Folktales of Nigeria

5,742.00

Nigerian folktales are epic stories that can explain the world around us. These stories and myths have been told within generations. Nigerian folklore include proverbs, myths, “just so” stories, and riddles. “Just so” stories are designed to explain features of an animal, such as their appearance or their habits. Morals are either explicitly stated at the end of Nigerian folktales, or hidden within the text. Animals, especially the tortoise, hold prominence in the tales from Nigeria, and unlike other folk tales from Africa, there aren’t many “trickster” figures like Anasi. Reading some of the stories from Nigeria, you may note that the stories bear similarity to some European folk tales, filled with poor peasant girls, royalty, and magical properties; however, many of the folk tales bear a magic that is all their own, with grand narratives readers have loved for years. The collection of Folktales from Nigeria consists of one book with 40 folktales collected from Southern Nigeria. The stories are full of mentions of strange institutions, as well as of rare adventures. Book includes: The Tortoise with a Pretty Daughter How a Hunter obtained Money from his Friends the Leopard, Goat, Bush Cat, and Cock, and how he got out of repaying them The Woman with Two Skins The King’s Magic Drum Ituen and the King’s Wife Of the Pretty Stranger who Killed the King Why the Bat flies by Night The Disobedient Daughter who Married a Skull The King who Married the Cock’s Daughter The Woman, the Ape, and the Child The Fish and the Leopard’s Wife; or, Why the Fish lives in the Water Why the Bat is Ashamed to be seen in the Daytime Why the Worms live Underneath the Ground The Elephant and the Tortoise; or, Why the Worms are Blind and Why the Elephant has Small Eyes Why a Hawk kills Chickens Why the Sun and the Moon live in the Sky Why the Flies Bother the Cows Why the Cat kills Rats The Story of the Lightning and the Thunder Why the Bush Cow and the Elephant are bad Friends The Cock who caused a Fight between two Towns The Affair of the Hippopotamus and the Tortoise; or, Why the Hippopotamus lives in the Water Why Dead People are Buried Of the Fat Woman who Melted Away Concerning the Leopard, the Squirrel, and the Tortoise Why the Moon Waxes and Wanes The Story of the Leopard, the Tortoise, and the Bush Rat The King and the Ju Ju Tree How the Tortoise overcame the Elephant and the Hippopotamus Of the Pretty Girl and the Seven Jealous Women How the Cannibals drove the People from Insofan Mountain to the Cross River The Lucky Fisherman The Orphan Boy and the Magic Stone The Slave Girl who tried to Kill her Mistress The King and the ‘Nsiat Bird Concerning the Fate of Essido and his Evil Companions Concerning the Hawk and the Owl The Story of the Drummer and the Alligators The ‘Nsasak Bird and the Odudu Bird The Election of the King Bird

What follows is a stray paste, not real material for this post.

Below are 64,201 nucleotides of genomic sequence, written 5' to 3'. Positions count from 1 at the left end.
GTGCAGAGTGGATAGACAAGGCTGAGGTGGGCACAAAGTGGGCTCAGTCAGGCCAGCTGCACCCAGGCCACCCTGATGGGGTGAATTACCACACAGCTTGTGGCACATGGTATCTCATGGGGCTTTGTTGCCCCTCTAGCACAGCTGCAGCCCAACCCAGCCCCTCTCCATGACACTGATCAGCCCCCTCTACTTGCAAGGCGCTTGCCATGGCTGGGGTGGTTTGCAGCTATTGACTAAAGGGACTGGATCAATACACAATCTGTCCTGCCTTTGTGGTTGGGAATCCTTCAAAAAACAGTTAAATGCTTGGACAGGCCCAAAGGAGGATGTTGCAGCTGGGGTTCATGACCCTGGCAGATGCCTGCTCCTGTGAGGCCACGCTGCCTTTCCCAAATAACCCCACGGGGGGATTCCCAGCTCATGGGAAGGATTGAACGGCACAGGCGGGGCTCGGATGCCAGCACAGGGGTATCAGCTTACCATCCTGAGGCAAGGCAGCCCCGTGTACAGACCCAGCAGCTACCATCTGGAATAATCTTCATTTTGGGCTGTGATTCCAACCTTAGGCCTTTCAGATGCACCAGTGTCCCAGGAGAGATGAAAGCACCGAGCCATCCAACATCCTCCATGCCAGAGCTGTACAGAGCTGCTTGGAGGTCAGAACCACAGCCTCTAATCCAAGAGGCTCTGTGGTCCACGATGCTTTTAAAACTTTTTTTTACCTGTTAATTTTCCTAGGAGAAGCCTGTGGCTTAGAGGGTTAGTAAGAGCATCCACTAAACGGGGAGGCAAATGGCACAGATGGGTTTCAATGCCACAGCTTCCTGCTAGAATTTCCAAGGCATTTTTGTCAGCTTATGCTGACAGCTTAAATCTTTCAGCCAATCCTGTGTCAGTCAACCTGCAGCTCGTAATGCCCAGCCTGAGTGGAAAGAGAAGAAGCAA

Category: